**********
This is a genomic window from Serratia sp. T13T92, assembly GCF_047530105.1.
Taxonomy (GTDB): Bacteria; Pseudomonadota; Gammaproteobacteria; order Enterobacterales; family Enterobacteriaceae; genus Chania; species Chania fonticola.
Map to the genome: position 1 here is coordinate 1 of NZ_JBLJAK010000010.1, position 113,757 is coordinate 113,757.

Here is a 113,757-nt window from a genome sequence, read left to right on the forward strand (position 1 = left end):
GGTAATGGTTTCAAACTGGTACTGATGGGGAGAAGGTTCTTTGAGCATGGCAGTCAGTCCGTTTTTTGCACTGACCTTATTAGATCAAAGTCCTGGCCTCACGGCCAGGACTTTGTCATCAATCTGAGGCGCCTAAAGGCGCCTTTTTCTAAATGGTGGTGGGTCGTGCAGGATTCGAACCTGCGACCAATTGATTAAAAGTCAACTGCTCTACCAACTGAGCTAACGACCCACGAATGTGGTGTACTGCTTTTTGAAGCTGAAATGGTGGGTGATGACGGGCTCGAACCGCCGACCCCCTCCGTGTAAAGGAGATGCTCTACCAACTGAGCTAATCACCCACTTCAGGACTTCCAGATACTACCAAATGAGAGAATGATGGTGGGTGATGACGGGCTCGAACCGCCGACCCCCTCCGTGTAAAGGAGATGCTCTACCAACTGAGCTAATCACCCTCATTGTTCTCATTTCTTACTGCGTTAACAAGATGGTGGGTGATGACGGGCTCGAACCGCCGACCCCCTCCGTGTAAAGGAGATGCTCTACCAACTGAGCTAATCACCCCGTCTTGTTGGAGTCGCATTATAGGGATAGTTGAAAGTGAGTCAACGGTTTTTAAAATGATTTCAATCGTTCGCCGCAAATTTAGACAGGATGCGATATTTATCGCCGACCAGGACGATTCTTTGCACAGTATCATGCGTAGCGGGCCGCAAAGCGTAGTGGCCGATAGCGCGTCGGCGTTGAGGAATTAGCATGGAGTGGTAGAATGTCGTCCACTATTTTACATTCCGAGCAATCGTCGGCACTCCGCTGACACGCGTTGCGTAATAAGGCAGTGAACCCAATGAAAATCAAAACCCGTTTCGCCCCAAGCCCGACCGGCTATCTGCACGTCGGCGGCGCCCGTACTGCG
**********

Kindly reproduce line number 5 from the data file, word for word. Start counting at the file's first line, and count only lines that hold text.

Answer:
GGTAATGGTTTCAAACTGGTACTGATGGGGAGAAGGTTCTTTGAGCATGGCAGTCAGTCCGTTTTTTGCACTGACCTTATTAGATCAAAGTCCTGGCCTCACGGCCAGGACTTTGTCATCAATCTGAGGCGCCTAAAGGCGCCTTTTTCTAAATGGTGGTGGGTCGTGCAGGATTCGAACCTGCGACCAATTGATTAAAAGTCAACTGCTCTACCAACTGAGCTAACGACCCACGAATGTGGTGTACTGCTTTTTGAAGCTGAAATGGTGGGTGATGACGGGCTCGAACCGCCGACCCCCTCCGTGTAAAGGAGATGCTCTACCAACTGAGCTAATCACCCACTTCAGGACTTCCAGATACTACCAAATGAGAGAATGATGGTGGGTGATGACGGGCTCGAACCGCCGACCCCCTCCGTGTAAAGGAGATGCTCTACCAACTGAGCTAATCACCCTCATTGTTCTCATTTCTTACTGCGTTAACAAGATGGTGGGTGATGACGGGCTCGAACCGCCGACCCCCTCCGTGTAAAGGAGATGCTCTACCAACTGAGCTAATCACCCCGTCTTGTTGGAGTCGCATTATAGGGATAGTTGAAAGTGAGTCAACGGTTTTTAAAATGATTTCAATCGTTCGCCGCAAATTTAGACAGGATGCGATATTTATCGCCGACCAGGACGATTCTTTGCACAGTATCATGCGTAGCGGGCCGCAAAGCGTAGTGGCCGATAGCGCGTCGGCGTTGAGGAATTAGCATGGAGTGGTAGAATGTCGTCCACTATTTTACATTCCGAGCAATCGTCGGCACTCCGCTGACACGCGTTGCGTAATAAGGCAGTGAACCCAATGAAAATCAAAACCCGTTTCGCCCCAAGCCCGACCGGCTATCTGCACGTCGGCGGCGCCCGTACTGCG